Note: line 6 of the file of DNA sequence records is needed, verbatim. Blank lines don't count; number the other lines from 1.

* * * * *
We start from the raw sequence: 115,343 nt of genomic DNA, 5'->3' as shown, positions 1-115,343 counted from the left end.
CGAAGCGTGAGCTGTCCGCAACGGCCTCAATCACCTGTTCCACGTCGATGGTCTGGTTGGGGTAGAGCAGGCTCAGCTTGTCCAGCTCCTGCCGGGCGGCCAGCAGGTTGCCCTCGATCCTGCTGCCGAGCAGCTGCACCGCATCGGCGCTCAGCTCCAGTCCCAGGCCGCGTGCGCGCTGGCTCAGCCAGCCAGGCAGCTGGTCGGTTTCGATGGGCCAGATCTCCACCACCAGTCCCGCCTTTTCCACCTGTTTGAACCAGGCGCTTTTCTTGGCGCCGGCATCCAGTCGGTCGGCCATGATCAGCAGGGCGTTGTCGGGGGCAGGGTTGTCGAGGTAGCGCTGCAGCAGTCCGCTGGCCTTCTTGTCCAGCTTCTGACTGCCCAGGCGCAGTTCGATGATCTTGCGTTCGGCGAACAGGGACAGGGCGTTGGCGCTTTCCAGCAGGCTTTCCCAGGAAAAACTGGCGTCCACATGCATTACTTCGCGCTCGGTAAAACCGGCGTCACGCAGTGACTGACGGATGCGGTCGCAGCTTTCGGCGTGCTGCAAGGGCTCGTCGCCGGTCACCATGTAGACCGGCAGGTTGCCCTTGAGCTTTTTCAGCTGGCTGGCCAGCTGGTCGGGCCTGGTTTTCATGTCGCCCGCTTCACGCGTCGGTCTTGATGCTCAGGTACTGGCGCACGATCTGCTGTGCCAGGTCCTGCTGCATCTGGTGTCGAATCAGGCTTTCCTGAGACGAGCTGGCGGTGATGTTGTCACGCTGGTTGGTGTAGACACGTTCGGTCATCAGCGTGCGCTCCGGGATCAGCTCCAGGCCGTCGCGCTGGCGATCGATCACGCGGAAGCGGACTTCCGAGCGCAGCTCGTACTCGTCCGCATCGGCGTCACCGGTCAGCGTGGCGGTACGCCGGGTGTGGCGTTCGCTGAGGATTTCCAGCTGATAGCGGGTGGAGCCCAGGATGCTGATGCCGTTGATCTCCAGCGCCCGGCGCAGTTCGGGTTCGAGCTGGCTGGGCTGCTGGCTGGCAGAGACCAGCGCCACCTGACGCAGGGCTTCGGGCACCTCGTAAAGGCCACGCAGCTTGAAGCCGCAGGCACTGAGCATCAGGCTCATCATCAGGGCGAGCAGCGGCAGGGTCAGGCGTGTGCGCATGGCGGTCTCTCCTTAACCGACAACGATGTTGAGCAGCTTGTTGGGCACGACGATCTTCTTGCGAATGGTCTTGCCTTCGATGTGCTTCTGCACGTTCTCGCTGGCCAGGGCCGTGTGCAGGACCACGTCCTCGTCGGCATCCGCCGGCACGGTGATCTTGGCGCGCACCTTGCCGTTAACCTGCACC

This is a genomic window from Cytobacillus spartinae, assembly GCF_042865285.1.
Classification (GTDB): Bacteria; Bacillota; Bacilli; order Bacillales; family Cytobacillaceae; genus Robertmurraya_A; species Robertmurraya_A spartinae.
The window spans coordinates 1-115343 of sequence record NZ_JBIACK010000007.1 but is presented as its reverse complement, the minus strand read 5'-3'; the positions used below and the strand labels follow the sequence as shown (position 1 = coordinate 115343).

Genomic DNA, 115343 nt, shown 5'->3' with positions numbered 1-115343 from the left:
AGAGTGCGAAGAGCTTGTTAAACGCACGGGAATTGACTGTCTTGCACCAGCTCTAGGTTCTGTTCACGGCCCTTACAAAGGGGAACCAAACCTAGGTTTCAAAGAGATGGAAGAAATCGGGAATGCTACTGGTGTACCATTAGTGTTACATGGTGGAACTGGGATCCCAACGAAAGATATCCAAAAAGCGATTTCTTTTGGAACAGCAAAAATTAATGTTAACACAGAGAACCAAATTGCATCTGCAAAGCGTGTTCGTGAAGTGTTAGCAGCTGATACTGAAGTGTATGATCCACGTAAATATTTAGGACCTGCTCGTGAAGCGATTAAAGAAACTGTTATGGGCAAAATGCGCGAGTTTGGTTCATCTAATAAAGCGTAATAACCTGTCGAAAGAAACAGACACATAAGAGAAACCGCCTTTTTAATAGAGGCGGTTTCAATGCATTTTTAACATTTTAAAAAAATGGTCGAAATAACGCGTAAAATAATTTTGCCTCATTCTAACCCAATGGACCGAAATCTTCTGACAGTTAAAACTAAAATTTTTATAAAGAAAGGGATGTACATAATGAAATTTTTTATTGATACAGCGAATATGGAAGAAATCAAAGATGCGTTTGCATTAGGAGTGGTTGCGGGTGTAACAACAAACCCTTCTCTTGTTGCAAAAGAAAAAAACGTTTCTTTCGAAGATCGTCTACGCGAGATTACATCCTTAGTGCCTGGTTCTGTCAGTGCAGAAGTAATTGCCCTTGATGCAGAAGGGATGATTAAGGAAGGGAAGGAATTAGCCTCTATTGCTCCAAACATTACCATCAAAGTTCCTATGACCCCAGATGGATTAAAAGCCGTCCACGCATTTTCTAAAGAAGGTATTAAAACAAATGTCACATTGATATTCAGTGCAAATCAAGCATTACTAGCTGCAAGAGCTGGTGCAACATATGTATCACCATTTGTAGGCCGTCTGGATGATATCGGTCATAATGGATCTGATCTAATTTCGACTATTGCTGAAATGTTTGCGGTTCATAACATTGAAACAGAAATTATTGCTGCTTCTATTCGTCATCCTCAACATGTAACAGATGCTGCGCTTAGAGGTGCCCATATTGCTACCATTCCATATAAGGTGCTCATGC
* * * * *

Genomic DNA, 115343 nt, shown 5'->3' with positions numbered 1-115343 from the left: